Ayako Okada, DDS, PhD,a Yoshiaki Nomura, DDS, PhD,a Kentaro Matsumoto, DDS,b Kazuaki Yamane, DDS, PhD,b Tatsuhiko Yoshida, DDS,b Megumi Hatano, DDS,b Shinya Miyamatsu, DDS,b Naomi Fukaishi, DDS,b Tomoya Amagasaki, DDS,b Kumiko Nagamatsu, DDS, PhD,b Hiroo Yoshikawa, DDS, PhD,b Takahide Gunji, DDS, PhD,b Seiji Kajiura, DDS,c and Nobuhiro Hanada, DDS, PhDa
aDepartment of Translational Research, Tsurumi University School of Dental Medicine, Yokohama, bShimane Dental Association, Matsue, and cDepartment of Health and Welfare, Shimane Prefectural Government, Matsue, Japan
Purpose: The aim of this study was to predict the necessity of periodontal pocket curettage by the salivary levels of hemoglobin and lactose dehydrogenase at baseline.Materials and Methods: The study population was selected from the subjects with chronic periodontitis who attended eight private dental offices. The study population consisted of 14 men and 32 women, and their mean age was 53.9+/-15.4. Patients with periodontal pockets deeper than 4 mm after initial treatment were diagnosed as necessity pocket curettage (Group II: n=31). Other patients were once finished periodontal therapy and recommended to visit for the supportive periodontal therapy (SPT) (Group I: n=15). Salivary levels of lactose dehydrogenase and hemoglobin were measured using commercially available kits, according to the manufacturer’s instructions. Results: For predict the prognosis of the initial treatment, statistically significant differences were not observed in clinical markers. In contrast both hemoglobin and lactose dehydrogenase, mean values were significantly higher in Group II patients. In addition, 94.4% patients were necessary of the periodontal curettage if the lactose dehydrogenase value was more than 333.3 IU/L at baseline.Conclusion: Salivary levels of lactose dehydrogenase at baseline may be useful markers for the prediction of the necessity of pocket curettage after initial periodontal therapy.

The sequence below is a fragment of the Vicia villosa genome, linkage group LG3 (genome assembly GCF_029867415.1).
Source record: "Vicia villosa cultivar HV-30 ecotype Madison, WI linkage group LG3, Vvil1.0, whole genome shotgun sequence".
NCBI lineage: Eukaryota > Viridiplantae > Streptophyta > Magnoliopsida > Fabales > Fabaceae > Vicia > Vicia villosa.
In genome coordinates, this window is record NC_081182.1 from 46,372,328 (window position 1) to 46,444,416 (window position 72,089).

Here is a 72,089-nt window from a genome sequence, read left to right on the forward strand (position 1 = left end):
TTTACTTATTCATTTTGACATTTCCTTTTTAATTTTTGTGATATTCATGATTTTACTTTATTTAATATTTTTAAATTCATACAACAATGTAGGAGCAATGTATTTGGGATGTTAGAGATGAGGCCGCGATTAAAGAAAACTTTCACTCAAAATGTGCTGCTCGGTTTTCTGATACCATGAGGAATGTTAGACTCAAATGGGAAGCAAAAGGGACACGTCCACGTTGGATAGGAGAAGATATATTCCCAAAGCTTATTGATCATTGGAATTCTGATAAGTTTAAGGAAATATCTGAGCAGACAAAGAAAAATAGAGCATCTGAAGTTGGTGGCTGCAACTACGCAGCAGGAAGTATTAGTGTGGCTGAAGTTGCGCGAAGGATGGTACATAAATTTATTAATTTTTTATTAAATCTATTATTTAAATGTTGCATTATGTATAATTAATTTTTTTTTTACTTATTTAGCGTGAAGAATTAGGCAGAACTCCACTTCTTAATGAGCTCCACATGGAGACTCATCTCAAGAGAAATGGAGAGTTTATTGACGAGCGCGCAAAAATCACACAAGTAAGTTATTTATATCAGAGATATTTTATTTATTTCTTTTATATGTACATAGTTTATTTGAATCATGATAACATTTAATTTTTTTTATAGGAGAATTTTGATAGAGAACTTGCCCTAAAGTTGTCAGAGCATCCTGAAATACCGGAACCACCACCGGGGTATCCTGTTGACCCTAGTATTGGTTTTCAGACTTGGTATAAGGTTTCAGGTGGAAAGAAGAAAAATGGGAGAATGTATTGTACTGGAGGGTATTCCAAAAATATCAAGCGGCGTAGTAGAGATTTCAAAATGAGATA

(Asian Pac J Dent 2015; 15: 25-31.)
Key Words: initial periodontal therapy, lactose dehydrogenase, prognosis, saliva